The Pronto RU980 (also sometimes referred to as the TSU7500) is truly beautiful to look at. The touch screen is big enough to accommodate buttons for people with normal-sized fingers. Unfortunately, even with all this space, the unit packs in so many controls for every possible device that we felt like we spent an inordinate amount of time flicking through pages of controls.
Of course, with the software that comes with the unit the user can cut out some of the unnecessary buttons and pages — that is, once they figure out how to use it. More on that in the Performance section.
The Pronto RU980 is all screen, with some configurable controls framing it on the right, below and on the left edge of the unit. It comes with a basic default setup that is ready to control your TV, preamp, CD recorder, even your automatic curtains, but as we mentioned earlier, that ends up being a lot of pages to flip through. The charging cradle for the unit holds the remote snugly — in fact, too snugly. It was a tug of war to remove the unit, and we winced every time we managed to wiggle it loose, wondering what it was doing to the tiny pins in the connecting point. (Fortunately, we looked at the manual and found that you're supposed to tilt the remote up 30 to 45 degrees before pulling it out — odd.)
The unit also comes with a USB cable for connection to the PC and a rechargeable battery. The supplied manual is necessarily thick — there are a lot of functions to digest.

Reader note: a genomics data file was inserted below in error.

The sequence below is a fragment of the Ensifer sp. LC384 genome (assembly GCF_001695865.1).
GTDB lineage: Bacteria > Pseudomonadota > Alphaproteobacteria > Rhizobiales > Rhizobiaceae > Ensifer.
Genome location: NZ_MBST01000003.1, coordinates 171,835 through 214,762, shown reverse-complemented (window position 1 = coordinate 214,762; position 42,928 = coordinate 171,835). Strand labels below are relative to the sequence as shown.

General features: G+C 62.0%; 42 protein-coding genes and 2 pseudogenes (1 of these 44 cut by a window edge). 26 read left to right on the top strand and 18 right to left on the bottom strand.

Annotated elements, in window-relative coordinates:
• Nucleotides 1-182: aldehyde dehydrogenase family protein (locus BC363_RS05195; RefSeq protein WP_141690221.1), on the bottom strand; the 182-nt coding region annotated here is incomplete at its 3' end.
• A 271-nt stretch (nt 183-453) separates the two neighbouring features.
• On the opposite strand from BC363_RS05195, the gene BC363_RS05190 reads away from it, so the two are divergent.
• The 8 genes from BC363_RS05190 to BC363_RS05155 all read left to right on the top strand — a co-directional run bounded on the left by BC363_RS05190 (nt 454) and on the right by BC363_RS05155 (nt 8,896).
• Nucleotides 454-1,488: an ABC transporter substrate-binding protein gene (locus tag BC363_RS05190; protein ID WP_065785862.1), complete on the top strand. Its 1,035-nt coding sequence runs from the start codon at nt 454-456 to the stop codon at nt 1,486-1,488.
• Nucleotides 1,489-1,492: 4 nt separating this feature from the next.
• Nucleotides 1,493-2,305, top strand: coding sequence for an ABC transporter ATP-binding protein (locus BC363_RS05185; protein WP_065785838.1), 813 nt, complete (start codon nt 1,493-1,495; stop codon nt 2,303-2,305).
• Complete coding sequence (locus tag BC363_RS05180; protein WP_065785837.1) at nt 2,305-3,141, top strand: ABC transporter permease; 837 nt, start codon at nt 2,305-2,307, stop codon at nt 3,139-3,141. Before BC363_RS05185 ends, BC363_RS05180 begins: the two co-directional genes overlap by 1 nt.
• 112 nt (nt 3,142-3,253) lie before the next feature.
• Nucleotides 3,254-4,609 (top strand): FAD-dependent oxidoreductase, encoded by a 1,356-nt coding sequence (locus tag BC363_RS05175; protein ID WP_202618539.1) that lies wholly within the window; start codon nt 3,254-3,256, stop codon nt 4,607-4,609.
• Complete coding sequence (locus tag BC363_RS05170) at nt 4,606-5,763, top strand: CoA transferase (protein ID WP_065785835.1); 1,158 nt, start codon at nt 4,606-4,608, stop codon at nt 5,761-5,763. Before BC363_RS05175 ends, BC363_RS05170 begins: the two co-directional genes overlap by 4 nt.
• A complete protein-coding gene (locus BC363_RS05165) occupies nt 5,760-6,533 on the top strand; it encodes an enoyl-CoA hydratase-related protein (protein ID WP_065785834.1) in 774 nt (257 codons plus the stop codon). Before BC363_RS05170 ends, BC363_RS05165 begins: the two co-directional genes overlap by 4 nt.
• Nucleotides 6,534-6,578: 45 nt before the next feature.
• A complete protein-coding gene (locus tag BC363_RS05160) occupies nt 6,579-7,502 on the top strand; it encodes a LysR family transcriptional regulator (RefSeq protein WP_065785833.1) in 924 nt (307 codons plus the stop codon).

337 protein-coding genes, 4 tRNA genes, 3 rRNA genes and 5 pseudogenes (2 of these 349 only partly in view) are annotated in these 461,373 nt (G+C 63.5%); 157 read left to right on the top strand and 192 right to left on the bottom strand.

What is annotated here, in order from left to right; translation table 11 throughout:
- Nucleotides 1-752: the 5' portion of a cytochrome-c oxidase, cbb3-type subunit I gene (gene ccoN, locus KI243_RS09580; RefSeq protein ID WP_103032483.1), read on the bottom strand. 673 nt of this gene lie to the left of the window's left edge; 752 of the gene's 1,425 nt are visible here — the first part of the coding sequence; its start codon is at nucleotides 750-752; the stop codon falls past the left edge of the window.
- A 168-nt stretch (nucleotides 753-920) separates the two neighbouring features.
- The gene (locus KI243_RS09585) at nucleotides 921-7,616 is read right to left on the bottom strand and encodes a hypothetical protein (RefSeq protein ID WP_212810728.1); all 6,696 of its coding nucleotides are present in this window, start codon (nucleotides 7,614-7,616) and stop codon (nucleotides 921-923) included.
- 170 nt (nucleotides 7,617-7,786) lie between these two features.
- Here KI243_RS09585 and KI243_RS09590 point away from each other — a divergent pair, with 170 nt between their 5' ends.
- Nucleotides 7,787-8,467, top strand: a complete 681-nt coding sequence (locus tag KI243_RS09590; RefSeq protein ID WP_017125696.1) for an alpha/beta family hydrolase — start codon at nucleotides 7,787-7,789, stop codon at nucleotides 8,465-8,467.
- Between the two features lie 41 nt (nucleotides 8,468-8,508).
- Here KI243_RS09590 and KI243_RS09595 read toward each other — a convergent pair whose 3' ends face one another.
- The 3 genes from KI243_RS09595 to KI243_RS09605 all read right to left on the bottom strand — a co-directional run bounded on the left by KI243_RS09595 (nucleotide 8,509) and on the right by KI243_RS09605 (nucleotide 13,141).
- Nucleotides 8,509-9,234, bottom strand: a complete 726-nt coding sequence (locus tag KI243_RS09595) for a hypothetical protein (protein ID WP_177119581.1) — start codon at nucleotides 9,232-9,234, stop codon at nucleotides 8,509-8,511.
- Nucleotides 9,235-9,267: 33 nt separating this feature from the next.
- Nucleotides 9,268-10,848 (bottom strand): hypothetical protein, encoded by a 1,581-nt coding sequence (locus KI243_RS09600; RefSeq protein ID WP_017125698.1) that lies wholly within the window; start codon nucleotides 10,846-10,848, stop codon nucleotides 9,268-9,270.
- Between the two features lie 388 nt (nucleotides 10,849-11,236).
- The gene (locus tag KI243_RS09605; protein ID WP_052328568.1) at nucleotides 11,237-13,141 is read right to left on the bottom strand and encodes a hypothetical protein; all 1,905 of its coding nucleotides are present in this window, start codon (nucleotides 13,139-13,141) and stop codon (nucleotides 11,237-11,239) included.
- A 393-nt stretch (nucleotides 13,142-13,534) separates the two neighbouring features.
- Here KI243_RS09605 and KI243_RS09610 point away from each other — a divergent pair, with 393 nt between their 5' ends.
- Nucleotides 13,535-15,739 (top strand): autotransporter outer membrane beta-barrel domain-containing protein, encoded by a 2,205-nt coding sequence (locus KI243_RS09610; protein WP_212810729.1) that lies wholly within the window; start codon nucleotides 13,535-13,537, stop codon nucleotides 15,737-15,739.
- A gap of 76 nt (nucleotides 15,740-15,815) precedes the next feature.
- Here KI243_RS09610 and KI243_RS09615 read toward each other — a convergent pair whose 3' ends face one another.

Philips claims there is no limit to the number of devices the Pronto RU980 can control — we would guess it's more an issue of how much device info will fit into the unit's 32MB of memory.
As with most of the high-end remotes we test, we took a look at how much the remote would allow you to do without being tethered to the PC. With the Pronto, this was quite a lot. We were able to get the unit to learn the functions of our test remotes (though occasionally we would have to do it button by button, because it didn't seem to recognise the devices from one sample button). It is also possible to configure some of the device pages with the remote in standalone mode — generally, deleting unnecessary buttons and pages. For major redesigns and adding new features, the user should use the supplied PC application.
This device and its accompanying software had one of the steeper learning curves we'd encountered, but after a lot of trial and error, we found the system to be extremely flexible. When we started up the software, we were faced with what basically was a blank canvas. Uploading the settings we established with the remote in standalone mode, we had a place to start. Without wizards, it was a bit difficult to get going with the configuration process, but this is perhaps not such a bad thing (how many times do you find that wizards try to help you do things you don't really want to do?).
The other bonus with the software is the library of images — it's truly an amazing wealth of buttons, icons and backgrounds. You could really create some interesting screens (if you have quite a bit of free time).
The Pronto RU980 is an amazing piece of work — beautiful to look at, and able to be configured to serve just about any high-end technophile. With a price like this, though, you'd expect that. Whether all that functionality really makes this a better universal remote than, say, the Logitech Harmony 785 depends on how keen you are on creating that "perfect" remote (and on how deep your pockets are).